In contrast to the previous question, as well as in direct continuation of it, as mentioned, the PM2.5 readings took a slight turn for the worse towards the end of the year, typically when the colder months start to set in. October came in with a very fine reading of 5.3 μg/m³, which then jumped up somewhat to 8.7 μg/m³ in November. Whilst this is not a significant jump by any means, and when compared to more polluted cities around the world, represents a very minute change, it is still a move in a more polluted direction, and these ‘higher’ readings continued into December with a reading of 9.3 μg/m³, showing that the pollution levels had gone up further.
This continued until March of the following year, with the months of January through to March all coming in with readings of 6.7 μg/m³, 7.6 μg/m³ and 8/8 μg/m³, before settling back down to lower readings as mentioned in the previous question (with 4.9 μg/m³ reappearing in April, making it the cleanest month of the year). Of note is that the anomaly witnessed was that July saw the highest reading of the entire year with a PM2.5 number of 13.5 μg/m³, nearly three times higher than the lowest reading and a whole three ratings brackets up in the ‘moderate’ grouping.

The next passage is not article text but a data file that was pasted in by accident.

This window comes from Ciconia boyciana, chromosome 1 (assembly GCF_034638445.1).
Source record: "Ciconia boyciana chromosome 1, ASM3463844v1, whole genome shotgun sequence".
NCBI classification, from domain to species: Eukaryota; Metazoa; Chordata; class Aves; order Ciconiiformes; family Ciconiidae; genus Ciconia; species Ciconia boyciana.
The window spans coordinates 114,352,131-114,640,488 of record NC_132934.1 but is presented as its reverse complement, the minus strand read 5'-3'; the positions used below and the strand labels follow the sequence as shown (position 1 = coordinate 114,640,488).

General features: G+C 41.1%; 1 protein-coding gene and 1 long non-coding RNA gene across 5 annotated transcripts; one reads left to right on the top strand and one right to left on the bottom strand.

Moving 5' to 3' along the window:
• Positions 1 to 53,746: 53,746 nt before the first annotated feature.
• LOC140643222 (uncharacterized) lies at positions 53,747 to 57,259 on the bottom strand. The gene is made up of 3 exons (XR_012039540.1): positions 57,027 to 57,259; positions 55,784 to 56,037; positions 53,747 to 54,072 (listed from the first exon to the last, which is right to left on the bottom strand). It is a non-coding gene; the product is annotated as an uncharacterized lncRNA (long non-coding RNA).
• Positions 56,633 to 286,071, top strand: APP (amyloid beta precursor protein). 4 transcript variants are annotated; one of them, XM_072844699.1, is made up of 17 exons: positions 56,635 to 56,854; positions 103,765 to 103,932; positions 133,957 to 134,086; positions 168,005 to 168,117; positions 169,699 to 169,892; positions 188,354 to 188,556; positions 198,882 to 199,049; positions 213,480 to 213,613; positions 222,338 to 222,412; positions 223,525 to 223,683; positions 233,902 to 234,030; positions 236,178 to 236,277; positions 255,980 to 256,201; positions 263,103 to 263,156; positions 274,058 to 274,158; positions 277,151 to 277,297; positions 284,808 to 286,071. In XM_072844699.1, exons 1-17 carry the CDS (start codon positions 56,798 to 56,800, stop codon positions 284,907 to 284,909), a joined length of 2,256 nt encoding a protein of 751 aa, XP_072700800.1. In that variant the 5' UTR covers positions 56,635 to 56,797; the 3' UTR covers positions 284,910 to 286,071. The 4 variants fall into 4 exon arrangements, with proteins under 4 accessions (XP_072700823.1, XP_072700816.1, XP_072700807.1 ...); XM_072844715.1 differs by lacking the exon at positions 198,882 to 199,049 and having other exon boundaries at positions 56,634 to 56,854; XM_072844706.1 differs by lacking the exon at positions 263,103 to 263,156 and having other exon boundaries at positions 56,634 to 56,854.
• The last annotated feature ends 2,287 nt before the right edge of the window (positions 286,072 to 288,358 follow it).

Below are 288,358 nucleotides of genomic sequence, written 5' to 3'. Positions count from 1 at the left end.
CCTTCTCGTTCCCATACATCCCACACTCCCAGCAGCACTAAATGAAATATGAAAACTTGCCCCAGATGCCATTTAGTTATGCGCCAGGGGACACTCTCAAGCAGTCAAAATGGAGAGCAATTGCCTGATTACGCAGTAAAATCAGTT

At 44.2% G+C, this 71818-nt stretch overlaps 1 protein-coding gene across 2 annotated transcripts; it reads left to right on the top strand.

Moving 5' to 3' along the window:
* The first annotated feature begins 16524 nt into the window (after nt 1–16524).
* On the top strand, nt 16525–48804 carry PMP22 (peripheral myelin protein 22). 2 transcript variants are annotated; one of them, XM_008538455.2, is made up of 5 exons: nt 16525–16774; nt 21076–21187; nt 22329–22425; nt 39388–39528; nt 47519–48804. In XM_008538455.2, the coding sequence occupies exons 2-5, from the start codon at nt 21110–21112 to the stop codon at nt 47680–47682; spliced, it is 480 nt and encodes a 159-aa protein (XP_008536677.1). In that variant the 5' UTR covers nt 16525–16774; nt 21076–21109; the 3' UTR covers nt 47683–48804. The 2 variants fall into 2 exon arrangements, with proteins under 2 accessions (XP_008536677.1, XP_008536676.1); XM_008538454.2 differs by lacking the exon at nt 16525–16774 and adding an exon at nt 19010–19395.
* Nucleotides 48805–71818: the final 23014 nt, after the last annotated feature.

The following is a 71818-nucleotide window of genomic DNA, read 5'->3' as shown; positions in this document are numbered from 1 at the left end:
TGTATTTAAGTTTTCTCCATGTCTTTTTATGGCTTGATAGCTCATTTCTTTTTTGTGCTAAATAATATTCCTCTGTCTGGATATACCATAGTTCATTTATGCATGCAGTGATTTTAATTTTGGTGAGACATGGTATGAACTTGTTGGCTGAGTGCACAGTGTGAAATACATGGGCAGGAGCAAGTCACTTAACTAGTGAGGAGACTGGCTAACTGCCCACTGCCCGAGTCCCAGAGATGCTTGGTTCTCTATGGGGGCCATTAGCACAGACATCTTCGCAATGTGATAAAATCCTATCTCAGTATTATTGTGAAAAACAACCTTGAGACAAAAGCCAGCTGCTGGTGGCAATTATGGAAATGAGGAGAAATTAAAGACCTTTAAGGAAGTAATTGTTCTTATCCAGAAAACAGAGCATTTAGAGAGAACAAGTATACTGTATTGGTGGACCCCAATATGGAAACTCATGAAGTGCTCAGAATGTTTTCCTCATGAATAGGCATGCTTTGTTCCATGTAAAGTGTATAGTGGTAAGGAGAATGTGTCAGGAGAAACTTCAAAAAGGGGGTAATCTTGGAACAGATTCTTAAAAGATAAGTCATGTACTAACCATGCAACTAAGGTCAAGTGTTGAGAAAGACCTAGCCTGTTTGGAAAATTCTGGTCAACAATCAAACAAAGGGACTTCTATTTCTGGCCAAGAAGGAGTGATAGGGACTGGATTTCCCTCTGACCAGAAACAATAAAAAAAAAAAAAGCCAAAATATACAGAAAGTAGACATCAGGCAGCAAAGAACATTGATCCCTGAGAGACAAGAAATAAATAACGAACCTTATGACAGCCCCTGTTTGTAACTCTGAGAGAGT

With much of its pollution stemming from vehicular use, factory emissions as well as the burning of fossil fuels and organic matter, Ottawa would have chemicals such as nitrogen dioxide (NO2) as well as sulfur dioxide (SO2) in the air, with nitrogen dioxide being one of the chief culprits in its release from vehicles, particularly those that have older engines or run off of fossil fuels such as diesel.
Other pollutants would be ones such as black carbon and volatile organic compounds (VOC's), both of which find their release from the incomplete combustion of both organic matter such as wood, or fossil fuels. As such, they would both be present from the burning of woods as well as released from cars and industrial areas.